What to Know
Rape kits are used to gather swabs or evidence used to test DNA and connect an attacker to a sexual assault.
The new law says rape kits must be submitted to crime labs no longer than 20 days after the crime, and tested within 120 days.
The bill was authored by Chino, California, Senator Connie M. Leyva.
Gov. Gavin Newsom signed a bill into law requiring law enforcement to test newly collected rape kits promptly in California.
Bill SB 22, authored by Chino Senator Connie M. Leyva, states that all rape kits must be submitted to law enforcement agencies and crime labs no later than 20 days after the crime occurs.
They must also test rape kits within 120 days after receiving them.
A rape kit consists of swabs or samples of DNA taken after a sex assault that is to be tested in the hope of tracking down the attacker.
A movement called "End the Backlog" asserts there is no comprehensive data to estimate just how many rape kits across the country remain untested, languishing years after the crime was initially committed. But the site says experts estimate the numbers are in the hundreds of thousands.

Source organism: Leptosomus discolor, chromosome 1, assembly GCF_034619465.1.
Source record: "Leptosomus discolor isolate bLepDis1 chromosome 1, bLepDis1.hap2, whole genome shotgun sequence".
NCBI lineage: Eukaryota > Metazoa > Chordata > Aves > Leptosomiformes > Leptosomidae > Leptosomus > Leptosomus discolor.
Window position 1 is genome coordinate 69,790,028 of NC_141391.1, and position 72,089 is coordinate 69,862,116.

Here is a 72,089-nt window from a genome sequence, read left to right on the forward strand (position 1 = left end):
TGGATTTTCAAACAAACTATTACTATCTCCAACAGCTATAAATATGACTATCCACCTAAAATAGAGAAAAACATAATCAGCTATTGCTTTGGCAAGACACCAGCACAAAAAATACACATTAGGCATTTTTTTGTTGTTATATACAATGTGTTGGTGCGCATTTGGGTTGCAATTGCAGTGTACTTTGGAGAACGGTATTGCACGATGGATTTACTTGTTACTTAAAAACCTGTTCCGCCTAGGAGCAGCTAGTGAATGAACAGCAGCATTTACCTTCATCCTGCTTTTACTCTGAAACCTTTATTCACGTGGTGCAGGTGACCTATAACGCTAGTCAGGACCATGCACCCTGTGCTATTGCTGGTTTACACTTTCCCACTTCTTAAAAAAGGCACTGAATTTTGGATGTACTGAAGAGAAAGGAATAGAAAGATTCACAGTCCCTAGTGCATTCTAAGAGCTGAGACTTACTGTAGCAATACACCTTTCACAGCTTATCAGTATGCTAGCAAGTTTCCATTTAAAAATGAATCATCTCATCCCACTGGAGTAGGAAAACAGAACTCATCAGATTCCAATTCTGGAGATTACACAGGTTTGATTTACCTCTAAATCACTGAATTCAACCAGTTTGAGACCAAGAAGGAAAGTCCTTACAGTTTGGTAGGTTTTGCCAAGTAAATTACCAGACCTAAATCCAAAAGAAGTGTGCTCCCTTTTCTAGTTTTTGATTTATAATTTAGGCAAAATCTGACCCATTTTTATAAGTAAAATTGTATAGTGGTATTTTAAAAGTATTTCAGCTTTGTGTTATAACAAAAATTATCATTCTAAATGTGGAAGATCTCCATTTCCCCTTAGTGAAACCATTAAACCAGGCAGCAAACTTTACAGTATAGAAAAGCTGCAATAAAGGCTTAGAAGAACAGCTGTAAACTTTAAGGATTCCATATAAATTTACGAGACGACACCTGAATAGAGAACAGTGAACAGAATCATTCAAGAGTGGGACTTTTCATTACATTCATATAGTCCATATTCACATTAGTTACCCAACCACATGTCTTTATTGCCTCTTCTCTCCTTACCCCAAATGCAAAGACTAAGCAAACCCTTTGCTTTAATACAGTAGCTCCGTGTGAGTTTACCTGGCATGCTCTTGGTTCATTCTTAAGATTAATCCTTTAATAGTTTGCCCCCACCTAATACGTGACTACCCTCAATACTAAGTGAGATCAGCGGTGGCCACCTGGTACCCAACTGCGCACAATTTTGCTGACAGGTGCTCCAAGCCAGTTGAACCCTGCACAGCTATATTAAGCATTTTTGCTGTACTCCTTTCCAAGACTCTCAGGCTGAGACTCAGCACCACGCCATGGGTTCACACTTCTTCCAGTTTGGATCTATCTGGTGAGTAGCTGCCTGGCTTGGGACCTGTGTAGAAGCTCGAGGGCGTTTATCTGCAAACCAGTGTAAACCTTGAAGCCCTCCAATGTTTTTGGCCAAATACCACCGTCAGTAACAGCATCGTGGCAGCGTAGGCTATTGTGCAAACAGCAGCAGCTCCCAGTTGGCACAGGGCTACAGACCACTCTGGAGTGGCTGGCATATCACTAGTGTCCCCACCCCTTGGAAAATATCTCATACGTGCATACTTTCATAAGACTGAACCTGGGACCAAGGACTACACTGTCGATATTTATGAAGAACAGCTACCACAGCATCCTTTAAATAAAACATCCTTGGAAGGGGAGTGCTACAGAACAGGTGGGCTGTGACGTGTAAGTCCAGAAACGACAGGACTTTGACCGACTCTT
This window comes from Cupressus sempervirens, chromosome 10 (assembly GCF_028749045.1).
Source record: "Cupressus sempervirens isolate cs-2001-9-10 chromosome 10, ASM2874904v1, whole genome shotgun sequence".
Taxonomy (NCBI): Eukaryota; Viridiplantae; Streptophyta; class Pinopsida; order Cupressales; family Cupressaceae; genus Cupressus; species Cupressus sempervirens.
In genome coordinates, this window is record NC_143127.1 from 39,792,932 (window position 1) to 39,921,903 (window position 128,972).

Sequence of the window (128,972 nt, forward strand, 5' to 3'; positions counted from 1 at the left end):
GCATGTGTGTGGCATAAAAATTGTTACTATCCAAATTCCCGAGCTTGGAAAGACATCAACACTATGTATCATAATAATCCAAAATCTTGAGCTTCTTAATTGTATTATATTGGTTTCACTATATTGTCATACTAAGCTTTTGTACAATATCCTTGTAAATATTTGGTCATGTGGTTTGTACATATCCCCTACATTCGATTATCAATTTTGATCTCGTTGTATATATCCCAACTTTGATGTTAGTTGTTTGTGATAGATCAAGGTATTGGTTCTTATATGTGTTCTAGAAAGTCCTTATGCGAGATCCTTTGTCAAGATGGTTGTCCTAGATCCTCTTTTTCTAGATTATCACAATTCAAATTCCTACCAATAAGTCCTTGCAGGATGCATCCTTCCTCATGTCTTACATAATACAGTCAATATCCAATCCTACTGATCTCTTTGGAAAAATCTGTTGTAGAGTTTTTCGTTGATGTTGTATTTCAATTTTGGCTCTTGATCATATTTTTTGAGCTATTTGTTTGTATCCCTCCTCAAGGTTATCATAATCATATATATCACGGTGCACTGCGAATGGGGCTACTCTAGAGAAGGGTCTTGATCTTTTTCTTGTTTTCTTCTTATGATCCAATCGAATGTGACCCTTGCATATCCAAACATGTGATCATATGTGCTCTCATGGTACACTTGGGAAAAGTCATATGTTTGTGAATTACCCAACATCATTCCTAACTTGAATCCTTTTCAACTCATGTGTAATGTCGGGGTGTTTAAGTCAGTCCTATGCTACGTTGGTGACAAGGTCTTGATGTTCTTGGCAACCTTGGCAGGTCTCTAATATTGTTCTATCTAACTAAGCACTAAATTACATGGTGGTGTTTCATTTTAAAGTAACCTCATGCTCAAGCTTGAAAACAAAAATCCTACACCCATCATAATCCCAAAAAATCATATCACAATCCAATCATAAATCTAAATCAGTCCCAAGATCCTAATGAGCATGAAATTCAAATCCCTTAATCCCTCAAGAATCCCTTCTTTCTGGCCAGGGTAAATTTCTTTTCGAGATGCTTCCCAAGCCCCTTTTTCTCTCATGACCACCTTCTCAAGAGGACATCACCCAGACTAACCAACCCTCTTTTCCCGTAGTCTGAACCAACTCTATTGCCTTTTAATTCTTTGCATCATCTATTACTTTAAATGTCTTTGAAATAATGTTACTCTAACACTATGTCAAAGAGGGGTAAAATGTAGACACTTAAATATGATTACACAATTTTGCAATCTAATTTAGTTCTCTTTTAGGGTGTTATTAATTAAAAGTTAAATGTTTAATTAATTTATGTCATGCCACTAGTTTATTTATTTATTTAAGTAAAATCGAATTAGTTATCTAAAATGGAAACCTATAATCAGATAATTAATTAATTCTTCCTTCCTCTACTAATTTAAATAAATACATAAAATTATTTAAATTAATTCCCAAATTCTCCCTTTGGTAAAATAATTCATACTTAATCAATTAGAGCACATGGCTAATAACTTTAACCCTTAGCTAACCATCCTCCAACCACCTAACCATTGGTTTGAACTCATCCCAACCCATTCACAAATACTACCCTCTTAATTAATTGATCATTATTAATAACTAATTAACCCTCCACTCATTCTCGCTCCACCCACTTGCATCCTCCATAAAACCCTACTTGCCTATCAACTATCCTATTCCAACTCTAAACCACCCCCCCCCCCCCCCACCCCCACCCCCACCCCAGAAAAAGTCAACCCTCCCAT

"There is absolutely no reason why a rape kit should ever sit untested for months or years when statistics tell us that testing rape kits helps to ensure justice by identifying perpetrators. By signing SB 22, the Governor is standing with me in sending a clear message to survivors that we hear them, we see them and we believe them," Leyva, who authored the bill, said.
Not only will testing the kits catch rapists, the news release reads, it will also exonerate those who are wrongfully convicted.
A New York prosecutor and federal authorities donated funds to send more than 100,000 kits for testing, leading to more than 1,000 arrests and convictions, it was reported in March.
In San Diego in November of 2018, police were working to test the 1,000 rape kits from the last 30 years. San Diego police said that was down to 700 in September as they worked to bring the numbers down.